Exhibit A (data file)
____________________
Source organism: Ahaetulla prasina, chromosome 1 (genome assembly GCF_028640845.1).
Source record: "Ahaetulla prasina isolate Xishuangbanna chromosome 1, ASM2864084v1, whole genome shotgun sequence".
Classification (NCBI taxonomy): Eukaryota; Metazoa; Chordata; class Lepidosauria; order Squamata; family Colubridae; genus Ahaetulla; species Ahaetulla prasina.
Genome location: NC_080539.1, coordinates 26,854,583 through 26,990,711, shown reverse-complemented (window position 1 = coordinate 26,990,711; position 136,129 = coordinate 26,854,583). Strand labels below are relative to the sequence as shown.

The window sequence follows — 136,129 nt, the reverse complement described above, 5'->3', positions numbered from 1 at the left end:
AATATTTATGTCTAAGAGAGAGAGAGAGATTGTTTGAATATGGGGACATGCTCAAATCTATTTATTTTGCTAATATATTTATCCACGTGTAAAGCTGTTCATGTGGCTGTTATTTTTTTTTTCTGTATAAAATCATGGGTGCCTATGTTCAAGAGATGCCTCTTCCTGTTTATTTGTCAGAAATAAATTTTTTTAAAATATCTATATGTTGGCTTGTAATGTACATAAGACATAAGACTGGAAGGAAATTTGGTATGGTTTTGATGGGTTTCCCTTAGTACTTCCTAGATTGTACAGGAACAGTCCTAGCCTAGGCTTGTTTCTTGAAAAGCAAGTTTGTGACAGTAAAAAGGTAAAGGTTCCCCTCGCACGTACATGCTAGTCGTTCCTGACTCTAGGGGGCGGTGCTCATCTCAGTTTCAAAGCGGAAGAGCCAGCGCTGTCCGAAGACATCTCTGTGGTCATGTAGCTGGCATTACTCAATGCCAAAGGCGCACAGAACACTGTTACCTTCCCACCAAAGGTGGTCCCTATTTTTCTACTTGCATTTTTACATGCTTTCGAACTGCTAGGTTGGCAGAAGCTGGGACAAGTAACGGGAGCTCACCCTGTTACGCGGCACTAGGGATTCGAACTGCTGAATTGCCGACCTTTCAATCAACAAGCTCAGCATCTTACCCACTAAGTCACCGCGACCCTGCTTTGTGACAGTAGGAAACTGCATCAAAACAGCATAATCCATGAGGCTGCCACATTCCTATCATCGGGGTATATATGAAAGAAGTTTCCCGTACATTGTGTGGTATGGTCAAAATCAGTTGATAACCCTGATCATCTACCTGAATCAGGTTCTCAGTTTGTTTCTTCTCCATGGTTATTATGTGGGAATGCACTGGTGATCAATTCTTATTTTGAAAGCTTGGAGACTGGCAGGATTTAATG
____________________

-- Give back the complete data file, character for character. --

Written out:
Source organism: Ahaetulla prasina, chromosome 1 (genome assembly GCF_028640845.1).
Source record: "Ahaetulla prasina isolate Xishuangbanna chromosome 1, ASM2864084v1, whole genome shotgun sequence".
Classification (NCBI taxonomy): Eukaryota; Metazoa; Chordata; class Lepidosauria; order Squamata; family Colubridae; genus Ahaetulla; species Ahaetulla prasina.
Genome location: NC_080539.1, coordinates 26,854,583 through 26,990,711, shown reverse-complemented (window position 1 = coordinate 26,990,711; position 136,129 = coordinate 26,854,583). Strand labels below are relative to the sequence as shown.

The window sequence follows — 136,129 nt, the reverse complement described above, 5'->3', positions numbered from 1 at the left end:
AATATTTATGTCTAAGAGAGAGAGAGAGATTGTTTGAATATGGGGACATGCTCAAATCTATTTATTTTGCTAATATATTTATCCACGTGTAAAGCTGTTCATGTGGCTGTTATTTTTTTTTTCTGTATAAAATCATGGGTGCCTATGTTCAAGAGATGCCTCTTCCTGTTTATTTGTCAGAAATAAATTTTTTTAAAATATCTATATGTTGGCTTGTAATGTACATAAGACATAAGACTGGAAGGAAATTTGGTATGGTTTTGATGGGTTTCCCTTAGTACTTCCTAGATTGTACAGGAACAGTCCTAGCCTAGGCTTGTTTCTTGAAAAGCAAGTTTGTGACAGTAAAAAGGTAAAGGTTCCCCTCGCACGTACATGCTAGTCGTTCCTGACTCTAGGGGGCGGTGCTCATCTCAGTTTCAAAGCGGAAGAGCCAGCGCTGTCCGAAGACATCTCTGTGGTCATGTAGCTGGCATTACTCAATGCCAAAGGCGCACAGAACACTGTTACCTTCCCACCAAAGGTGGTCCCTATTTTTCTACTTGCATTTTTACATGCTTTCGAACTGCTAGGTTGGCAGAAGCTGGGACAAGTAACGGGAGCTCACCCTGTTACGCGGCACTAGGGATTCGAACTGCTGAATTGCCGACCTTTCAATCAACAAGCTCAGCATCTTACCCACTAAGTCACCGCGACCCTGCTTTGTGACAGTAGGAAACTGCATCAAAACAGCATAATCCATGAGGCTGCCACATTCCTATCATCGGGGTATATATGAAAGAAGTTTCCCGTACATTGTGTGGTATGGTCAAAATCAGTTGATAACCCTGATCATCTACCTGAATCAGGTTCTCAGTTTGTTTCTTCTCCATGGTTATTATGTGGGAATGCACTGGTGATCAATTCTTATTTTGAAAGCTTGGAGACTGGCAGGATTTAATG